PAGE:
Directed by: Clint Eastwood
Starring: Angelina Jolie, Gattlin Griffin, John Malkovich
Christine Collins is a single working mother residing in Los Angeles during the late 1920s. With her son being her only true source of companionship, Christine is devastated upon learning of his mysterious disappearance one day when she returns from work. After months of searching and seemingly worthwhile efforts put forth by both Christine and the L.A.P.D., a boy is found and promptly returned to our female protagonist, but there’s just one problem: he’s not her son. When Christine begins to repeatedly dispute this, she and newfound supporter Reverend Briegleb fight to expose corruption within the L.A.P.D. and find the whereabouts of her real boy. As obstacles begin to present themselves as a result of their efforts, Christine finds herself backed into many a corner, but her struggle for justice in a time when corruption ran rampant will forever echo throughout history. With this in mind, Changeling is Clint Eastwood’s heartfelt telling of this true story.
I was more or less forced to see this film as a result of a compromise I made with my girlfriend, so needless to say, my expectations weren’t very high. Within the first five minutes though, everything began to take a mild turn for the better, what with Angelina Jolie’s performance benchmarking an otherwise dull first half. John Malkovich provides us with a worthwhile effort as well, but seeing as how I’m not his biggest fan, it was hard not to ponder over how a man by the name of Gustav Briegleb would speak as if Malkovich was born to play the role. As for the rest of the performances, I found myself very pleased with Jason Butler Harner’s portrayal of the demented killer Northcott; it was chilling, to say the least, and if anything, it adds to the already haunting aura the film’s story already possesses.
In terms of the film’s story as a whole, it’s undoubtedly poignant in many respects, but due to some minor flaws present within the writing and, at some points, Eastwood’s directing, Changeling suffers from a lack of focus. This isn’t to say that the events that take place throughout the film aren’t necessary; they are, it’s just that an apparent adherence to the details surrounding both the reclamation of Ms. Collins’ child and the halting of corruption within the L.A.P.D. was a little much for me. More specifically, it brings about a sort of fight for attention between the two: something that’s forgivable to an extent thanks to Jolie’s excellent performance.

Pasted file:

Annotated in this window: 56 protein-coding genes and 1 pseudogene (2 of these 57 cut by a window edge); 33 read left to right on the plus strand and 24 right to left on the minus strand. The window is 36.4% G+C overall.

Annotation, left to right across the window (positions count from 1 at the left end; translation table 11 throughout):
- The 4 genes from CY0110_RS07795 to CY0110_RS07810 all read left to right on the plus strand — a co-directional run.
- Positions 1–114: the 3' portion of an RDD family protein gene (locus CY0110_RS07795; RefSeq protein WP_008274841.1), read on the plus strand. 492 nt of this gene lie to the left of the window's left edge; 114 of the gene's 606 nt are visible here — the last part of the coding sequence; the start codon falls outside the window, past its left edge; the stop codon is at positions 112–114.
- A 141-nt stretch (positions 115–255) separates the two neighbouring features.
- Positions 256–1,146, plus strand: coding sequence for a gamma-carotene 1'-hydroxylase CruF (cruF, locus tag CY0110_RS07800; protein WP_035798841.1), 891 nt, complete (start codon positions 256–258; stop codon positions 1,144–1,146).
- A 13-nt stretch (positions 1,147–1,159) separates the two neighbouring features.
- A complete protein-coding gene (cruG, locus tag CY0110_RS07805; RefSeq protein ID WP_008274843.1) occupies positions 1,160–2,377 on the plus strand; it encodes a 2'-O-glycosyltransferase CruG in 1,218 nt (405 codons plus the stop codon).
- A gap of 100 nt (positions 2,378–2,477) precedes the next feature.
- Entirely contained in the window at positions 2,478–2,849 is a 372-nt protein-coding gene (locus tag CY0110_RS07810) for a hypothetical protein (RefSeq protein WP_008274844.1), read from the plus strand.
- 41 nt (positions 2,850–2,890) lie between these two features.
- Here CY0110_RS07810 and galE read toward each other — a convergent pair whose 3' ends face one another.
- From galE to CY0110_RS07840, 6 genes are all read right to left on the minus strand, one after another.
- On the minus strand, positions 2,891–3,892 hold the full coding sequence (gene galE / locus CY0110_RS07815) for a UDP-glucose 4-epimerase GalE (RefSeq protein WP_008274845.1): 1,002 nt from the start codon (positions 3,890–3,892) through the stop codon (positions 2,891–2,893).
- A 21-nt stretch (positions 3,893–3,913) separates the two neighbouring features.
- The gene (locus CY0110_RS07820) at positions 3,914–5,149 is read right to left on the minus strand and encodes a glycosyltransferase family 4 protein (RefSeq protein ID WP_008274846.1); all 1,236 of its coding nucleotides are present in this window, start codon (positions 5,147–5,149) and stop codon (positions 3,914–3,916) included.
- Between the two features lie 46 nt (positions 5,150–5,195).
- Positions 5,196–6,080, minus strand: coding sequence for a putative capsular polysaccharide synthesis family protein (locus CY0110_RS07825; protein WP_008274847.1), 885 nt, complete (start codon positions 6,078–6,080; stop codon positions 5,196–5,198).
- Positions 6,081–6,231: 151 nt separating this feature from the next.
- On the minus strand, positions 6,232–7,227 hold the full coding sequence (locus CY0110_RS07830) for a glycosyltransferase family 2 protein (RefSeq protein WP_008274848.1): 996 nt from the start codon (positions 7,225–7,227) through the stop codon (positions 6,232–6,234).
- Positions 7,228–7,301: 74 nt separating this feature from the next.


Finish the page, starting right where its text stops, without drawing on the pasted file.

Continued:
Writing aside, Changeling is presented beautifully in its natural element; capturing the essence of the late 1920s brilliantly thanks to some above average cinematography and set design. These in conjunction with a simple, yet appropriate score give the film just the right feel from start to finish. However, such beauty can’t stop Changeling from being exceptionally long-winded in the long run; at a whopping 2 hours and 22 minutes, I couldn’t help but think that nothing could essentially save this film from itself in this respect.
All in all, Changeling is a respectable piece of filmmaking. Despite being the most poignant film of its kind in recent memory and some stellar performances, it ultimately suffers from a lack of focus and an unnecessarily long runtime in this regard. In the end, it’s easy to compare both of Eastwood’s 2008 directorial efforts and find that one may appeal to a viewer substantially more than the other which, in my case, results in a certain fondness of Gran Torino‘s low-budget feel and simple, more appealing premise. However, If you’ve a certain fondness for the true story scene, fantastic performances and some high production standards, Changeling is most likely your cup of tea.